The Registration Authority will also determine the level of access the individual should have. That information is on a data base which is interrogated every time the individual logs on, and the appropriate access is granted. In this way the individual has no way of changing the level of access that they have been granted.

Smartcards

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Smartcards and passcodes are similar to a chip and PIN credit or debit card, but are more secure, as there is no account information on the Smartcard and the passcode is more complex. A user's Smartcard is printed with their name, photograph and unique user identity number. The photograph is stored centrally, and is always available for an organisation to verify that the Smartcard holder is indeed the person to whom it was issued. All NHS healthcare staff know that it is a disciplinary offence to tamper with Smartcards, share passcodes, or use a Smartcard that doesn't belong to them, and that they may lose their jobs if they do so. Individuals are granted access to patient information based on their work and level of involvement in patient care. This means that, for example, someone working in an administrative role rather than a clinical one might only be able to see the demographic information needed to process an appointment, not the full clinical record.

Increasingly with new applications Registration Authorities will also be able to determine which records an individual might routinely be able to access. Some healthcare staff might on rare occasions need to access data for a patient they don't routinely expect to see – those in A&E for example - and they are specifically enabled to do so.

Most however only need to see data on patients with whom they have a "legitimate relationship" and Registration Authorities will be able to set boundaries around the records of groups of patients for particular users, for the duration of an episode of care.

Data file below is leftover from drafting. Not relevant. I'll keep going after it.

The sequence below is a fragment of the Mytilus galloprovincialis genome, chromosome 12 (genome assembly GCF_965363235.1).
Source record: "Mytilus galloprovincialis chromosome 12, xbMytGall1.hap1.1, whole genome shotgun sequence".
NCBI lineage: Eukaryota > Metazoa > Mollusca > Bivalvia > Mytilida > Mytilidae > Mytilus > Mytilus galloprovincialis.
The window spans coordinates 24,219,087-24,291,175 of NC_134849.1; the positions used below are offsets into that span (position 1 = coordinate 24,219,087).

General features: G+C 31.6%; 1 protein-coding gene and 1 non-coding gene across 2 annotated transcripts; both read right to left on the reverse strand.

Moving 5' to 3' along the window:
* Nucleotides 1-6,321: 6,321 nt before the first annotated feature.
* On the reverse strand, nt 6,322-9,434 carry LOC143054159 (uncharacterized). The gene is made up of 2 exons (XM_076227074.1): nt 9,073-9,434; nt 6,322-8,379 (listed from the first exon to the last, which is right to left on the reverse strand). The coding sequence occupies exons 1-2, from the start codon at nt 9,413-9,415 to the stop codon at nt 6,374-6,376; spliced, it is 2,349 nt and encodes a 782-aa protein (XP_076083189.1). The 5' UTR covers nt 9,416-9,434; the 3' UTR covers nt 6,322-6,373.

As more new systems are introduced, every time someone accesses a patient's record, it is being recorded, along with how they used it and this will form an important audit trail which cannot be provided with paper records.

Staff will also continue to be bound by their own professional codes of conduct, local regulations and contractual requirements, the Data Protection Act and the NHS Code of Confidentiality.

There will be occasions when NHS care is provided outside the NHS or is provided jointly, with a local authority for example, and staff, in order to provide that care, will need access to information as would NHS healthcare staff. They have to go through exactly the same steps as NHS healthcare staff to get that access, and are subject to all the same controls, requirements and sanctions as NHS healthcare staff.

Queries on the role of Registration Authorities, Smartcards and process, can be directed to cfh.accesscontrol@nhs.net

Smartcards - innovative, extended use. NHS Lincolnshire case study

NHS Lincolnshire implemented extended use of Smartcards for a range of innovative uses and the benefits they have seen. 

In addition, it includes a menu of solutions to provide organisations with a more informed view when considering this type of solution. 

Download Smartcards - innovative, extended use. NHS Lincolnshire case study.  (PDF, 270.5kB)